Boy, 11, becomes Nunavut’s latest suicide statistic

“There doesn’t seem to be a concentrated effort to tackle this issue head on”


People in Cape Dorset are mourning the loss of a young community member after an 11-year-old boy died by suicide this past weekend.

The Nunavut’s coroner’s office is investigating the death of the boy, who was one month shy of his 12th birthday at the time of his death.

Jack Anawak, a former member of Parliament and Nunavut justice minister and mental health advocate, called the death “disturbing.”

“This is a real tragedy, when an 11-year-old dies by suicide,” he said. “We have to focus on the minds of our people. There seems to be a reluctance to get into this issue.”

The boy’s death is not the first instance of child suicide in Nunavut, he said.

In August 2013, a Repulse Bay boy who had just turned 11 killed himself, prompting calls for better mental health services and suicide prevention resources across the territory.

“There doesn’t seem to be a concentrated effort to tackle this issue head on,” Anawak said. “We need more counsellors, and more counsellors that people are comfortable talking to.

“But what are we going to do, focus on the Franklin expedition?”

According to Statistics Canada, 29 Canadian children between the ages of 10 and 14 died by suicide in 2011.

Globally, child suicide is not that rare and many suggest it’s on the rise, despite statistics showing the numbers are still relatively low.

Experts suggest this is due to under-reporting with child suicide, which is often reported instead as accidental.

Research has shown that by the age of eight or nine, children do have “a thorough understanding of suicide.”

They can intend to cause self-injury or death even though they don’t realize the full impact of their act, says current research cited in the Centre for Suicide Prevention’s toolkit on child suicide.

The centre lists the risk factors for child suicide, which include:

• multiple symptoms of depression;

• conversation that indicates suicidal thoughts or plans;

• untreated depression (“often manifested through aggression”);

• self-harm/self-injury;

• access to means of suicide;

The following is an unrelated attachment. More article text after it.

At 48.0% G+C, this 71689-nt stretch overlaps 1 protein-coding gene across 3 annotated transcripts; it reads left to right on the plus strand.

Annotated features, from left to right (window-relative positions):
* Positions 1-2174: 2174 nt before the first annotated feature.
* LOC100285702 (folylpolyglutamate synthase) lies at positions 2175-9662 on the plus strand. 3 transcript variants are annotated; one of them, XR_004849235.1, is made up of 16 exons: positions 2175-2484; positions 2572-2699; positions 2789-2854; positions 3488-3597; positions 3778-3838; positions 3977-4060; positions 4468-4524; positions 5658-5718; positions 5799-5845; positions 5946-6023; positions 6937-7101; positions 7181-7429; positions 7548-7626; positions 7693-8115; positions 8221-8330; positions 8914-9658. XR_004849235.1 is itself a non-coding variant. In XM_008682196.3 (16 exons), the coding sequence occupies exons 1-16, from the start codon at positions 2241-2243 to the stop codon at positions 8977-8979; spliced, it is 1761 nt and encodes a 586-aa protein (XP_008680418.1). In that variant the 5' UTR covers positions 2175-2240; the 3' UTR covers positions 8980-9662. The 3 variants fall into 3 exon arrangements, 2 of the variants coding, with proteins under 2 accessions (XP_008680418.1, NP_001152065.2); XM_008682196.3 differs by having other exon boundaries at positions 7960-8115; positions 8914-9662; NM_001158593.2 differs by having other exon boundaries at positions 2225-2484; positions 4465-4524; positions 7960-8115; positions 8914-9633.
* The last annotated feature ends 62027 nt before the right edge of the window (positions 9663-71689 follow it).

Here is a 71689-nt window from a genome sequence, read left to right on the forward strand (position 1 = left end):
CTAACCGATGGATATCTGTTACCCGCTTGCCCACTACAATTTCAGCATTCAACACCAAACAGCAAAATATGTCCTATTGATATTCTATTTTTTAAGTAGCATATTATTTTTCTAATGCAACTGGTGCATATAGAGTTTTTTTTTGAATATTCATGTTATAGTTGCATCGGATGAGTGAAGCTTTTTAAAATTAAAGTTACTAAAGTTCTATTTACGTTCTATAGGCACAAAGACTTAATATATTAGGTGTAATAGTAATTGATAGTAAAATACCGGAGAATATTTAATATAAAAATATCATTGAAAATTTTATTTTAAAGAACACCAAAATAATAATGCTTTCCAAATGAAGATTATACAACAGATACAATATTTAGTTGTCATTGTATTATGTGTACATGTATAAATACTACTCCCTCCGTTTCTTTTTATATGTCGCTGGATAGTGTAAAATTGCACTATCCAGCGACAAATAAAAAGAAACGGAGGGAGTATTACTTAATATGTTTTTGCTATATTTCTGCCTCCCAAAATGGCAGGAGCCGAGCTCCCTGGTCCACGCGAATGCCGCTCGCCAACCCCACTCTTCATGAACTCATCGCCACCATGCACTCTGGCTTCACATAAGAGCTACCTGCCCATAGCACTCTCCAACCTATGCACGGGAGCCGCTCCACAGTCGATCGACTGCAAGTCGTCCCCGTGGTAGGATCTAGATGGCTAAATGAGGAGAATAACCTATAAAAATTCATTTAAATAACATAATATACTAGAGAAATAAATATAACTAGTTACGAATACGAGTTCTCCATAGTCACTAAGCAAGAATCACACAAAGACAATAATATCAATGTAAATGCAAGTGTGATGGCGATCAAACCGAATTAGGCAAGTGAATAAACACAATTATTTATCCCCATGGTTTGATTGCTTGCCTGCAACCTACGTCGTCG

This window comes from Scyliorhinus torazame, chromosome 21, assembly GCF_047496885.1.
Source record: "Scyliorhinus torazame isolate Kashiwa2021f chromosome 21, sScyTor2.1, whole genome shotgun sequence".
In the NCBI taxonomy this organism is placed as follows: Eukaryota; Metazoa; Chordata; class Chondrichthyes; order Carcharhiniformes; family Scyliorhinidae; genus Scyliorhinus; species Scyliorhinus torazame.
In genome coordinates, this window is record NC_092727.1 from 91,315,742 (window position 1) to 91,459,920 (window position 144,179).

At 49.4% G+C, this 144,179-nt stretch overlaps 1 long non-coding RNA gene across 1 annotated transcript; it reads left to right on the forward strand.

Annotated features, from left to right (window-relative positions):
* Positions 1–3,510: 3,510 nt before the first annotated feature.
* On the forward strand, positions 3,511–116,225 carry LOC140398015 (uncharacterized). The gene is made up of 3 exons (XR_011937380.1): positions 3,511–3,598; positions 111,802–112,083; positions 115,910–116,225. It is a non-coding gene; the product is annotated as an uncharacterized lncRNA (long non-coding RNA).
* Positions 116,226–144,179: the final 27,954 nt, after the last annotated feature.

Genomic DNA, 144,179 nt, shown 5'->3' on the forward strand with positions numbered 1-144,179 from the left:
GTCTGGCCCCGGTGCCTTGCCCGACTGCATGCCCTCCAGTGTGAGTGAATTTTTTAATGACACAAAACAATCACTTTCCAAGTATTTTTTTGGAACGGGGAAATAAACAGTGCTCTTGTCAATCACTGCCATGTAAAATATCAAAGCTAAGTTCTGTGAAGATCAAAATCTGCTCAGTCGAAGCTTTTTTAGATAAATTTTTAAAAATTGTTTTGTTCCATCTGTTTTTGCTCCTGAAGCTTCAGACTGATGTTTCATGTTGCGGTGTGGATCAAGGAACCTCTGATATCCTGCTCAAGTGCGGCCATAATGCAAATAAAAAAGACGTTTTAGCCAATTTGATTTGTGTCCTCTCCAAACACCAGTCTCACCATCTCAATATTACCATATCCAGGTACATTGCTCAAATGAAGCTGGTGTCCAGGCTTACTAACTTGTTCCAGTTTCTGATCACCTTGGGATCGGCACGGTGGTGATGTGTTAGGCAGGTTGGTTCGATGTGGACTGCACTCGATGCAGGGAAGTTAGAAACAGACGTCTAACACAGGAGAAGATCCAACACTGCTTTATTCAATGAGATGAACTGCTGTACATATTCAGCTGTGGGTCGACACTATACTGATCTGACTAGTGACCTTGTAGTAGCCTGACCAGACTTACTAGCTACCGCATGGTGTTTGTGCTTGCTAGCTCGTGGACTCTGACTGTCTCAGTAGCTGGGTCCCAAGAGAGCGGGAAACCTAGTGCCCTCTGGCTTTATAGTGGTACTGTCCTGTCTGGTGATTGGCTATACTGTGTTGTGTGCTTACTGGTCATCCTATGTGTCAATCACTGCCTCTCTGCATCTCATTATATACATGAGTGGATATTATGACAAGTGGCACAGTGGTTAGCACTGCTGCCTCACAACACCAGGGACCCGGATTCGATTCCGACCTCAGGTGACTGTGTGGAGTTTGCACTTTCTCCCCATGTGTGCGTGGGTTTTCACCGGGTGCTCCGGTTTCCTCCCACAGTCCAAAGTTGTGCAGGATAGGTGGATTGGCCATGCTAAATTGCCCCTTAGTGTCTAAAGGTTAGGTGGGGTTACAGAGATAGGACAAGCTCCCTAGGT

• physical ailments;

• abuse of drugs or alcohol;

• exposure to violence or abuse; and,

• family history of psychiatric problems or a family member who has died by suicide.

“The majority of children who might experience symptoms of depression or other mental disorders do not receive adequate mental health services,” the centre says, so screening of these children needs to be a priority.

A 2011 report done by the Auditor General of Canada found that the Government of Nunavut is not doing enough to protect children from abuse and neglect.

The new Department of Family Services is now responsible for child welfare in Nunavut, and has promised to carry out an action plan in response to the auditor general’s findings.

The GN has not yet provided an immediate response to a request from Nunatsiaq News for the number of suicides recorded in the territory so far in 2014.

In Nunavut last year, a record number of Nunavummiut died by suicide — 45 people — prompting the territory’s chief coroner to call a public inquest.

As part of the public inquest, Nunavut’s chief coroner plans to examine three random cases in an effort to highlight risk factors and warning signs and raise public awareness about the issue. That is expected to occur before the end of 2014.

Nunavummiut who struggle with suicidal thoughts may contact the Kamatsiaqtut help line in Iqaluit at (867) 979-3333 or toll-free at 1(800) 265-3333, from 7 p.m. to midnight.

(with files from Jane George)

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